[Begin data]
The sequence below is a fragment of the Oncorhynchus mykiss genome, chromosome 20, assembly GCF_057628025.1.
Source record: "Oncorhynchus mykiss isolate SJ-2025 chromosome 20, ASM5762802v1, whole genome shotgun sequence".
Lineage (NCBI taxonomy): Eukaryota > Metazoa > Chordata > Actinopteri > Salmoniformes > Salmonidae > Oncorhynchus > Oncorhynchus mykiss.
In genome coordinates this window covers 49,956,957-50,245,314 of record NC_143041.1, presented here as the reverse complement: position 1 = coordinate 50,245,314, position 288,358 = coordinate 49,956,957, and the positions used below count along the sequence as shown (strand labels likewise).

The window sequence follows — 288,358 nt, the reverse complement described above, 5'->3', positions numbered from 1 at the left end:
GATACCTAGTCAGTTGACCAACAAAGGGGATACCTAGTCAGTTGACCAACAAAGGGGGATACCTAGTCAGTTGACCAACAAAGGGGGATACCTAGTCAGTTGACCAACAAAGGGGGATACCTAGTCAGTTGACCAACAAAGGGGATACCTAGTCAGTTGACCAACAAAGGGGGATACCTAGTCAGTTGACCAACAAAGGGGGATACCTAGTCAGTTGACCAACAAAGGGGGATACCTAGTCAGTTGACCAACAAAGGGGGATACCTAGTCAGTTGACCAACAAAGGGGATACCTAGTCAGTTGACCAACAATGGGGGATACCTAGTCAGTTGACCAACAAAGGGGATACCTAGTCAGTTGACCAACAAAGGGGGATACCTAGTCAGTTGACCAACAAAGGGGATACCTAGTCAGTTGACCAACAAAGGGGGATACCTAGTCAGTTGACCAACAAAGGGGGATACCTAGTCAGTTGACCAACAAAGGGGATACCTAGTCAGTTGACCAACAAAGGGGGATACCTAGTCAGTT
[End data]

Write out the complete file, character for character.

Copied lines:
The sequence below is a fragment of the Oncorhynchus mykiss genome, chromosome 20, assembly GCF_057628025.1.
Source record: "Oncorhynchus mykiss isolate SJ-2025 chromosome 20, ASM5762802v1, whole genome shotgun sequence".
Lineage (NCBI taxonomy): Eukaryota > Metazoa > Chordata > Actinopteri > Salmoniformes > Salmonidae > Oncorhynchus > Oncorhynchus mykiss.
In genome coordinates this window covers 49,956,957-50,245,314 of record NC_143041.1, presented here as the reverse complement: position 1 = coordinate 50,245,314, position 288,358 = coordinate 49,956,957, and the positions used below count along the sequence as shown (strand labels likewise).

The window sequence follows — 288,358 nt, the reverse complement described above, 5'->3', positions numbered from 1 at the left end:
GATACCTAGTCAGTTGACCAACAAAGGGGATACCTAGTCAGTTGACCAACAAAGGGGGATACCTAGTCAGTTGACCAACAAAGGGGGATACCTAGTCAGTTGACCAACAAAGGGGGATACCTAGTCAGTTGACCAACAAAGGGGATACCTAGTCAGTTGACCAACAAAGGGGGATACCTAGTCAGTTGACCAACAAAGGGGGATACCTAGTCAGTTGACCAACAAAGGGGGATACCTAGTCAGTTGACCAACAAAGGGGGATACCTAGTCAGTTGACCAACAAAGGGGATACCTAGTCAGTTGACCAACAATGGGGGATACCTAGTCAGTTGACCAACAAAGGGGATACCTAGTCAGTTGACCAACAAAGGGGGATACCTAGTCAGTTGACCAACAAAGGGGATACCTAGTCAGTTGACCAACAAAGGGGGATACCTAGTCAGTTGACCAACAAAGGGGGATACCTAGTCAGTTGACCAACAAAGGGGATACCTAGTCAGTTGACCAACAAAGGGGGATACCTAGTCAGTT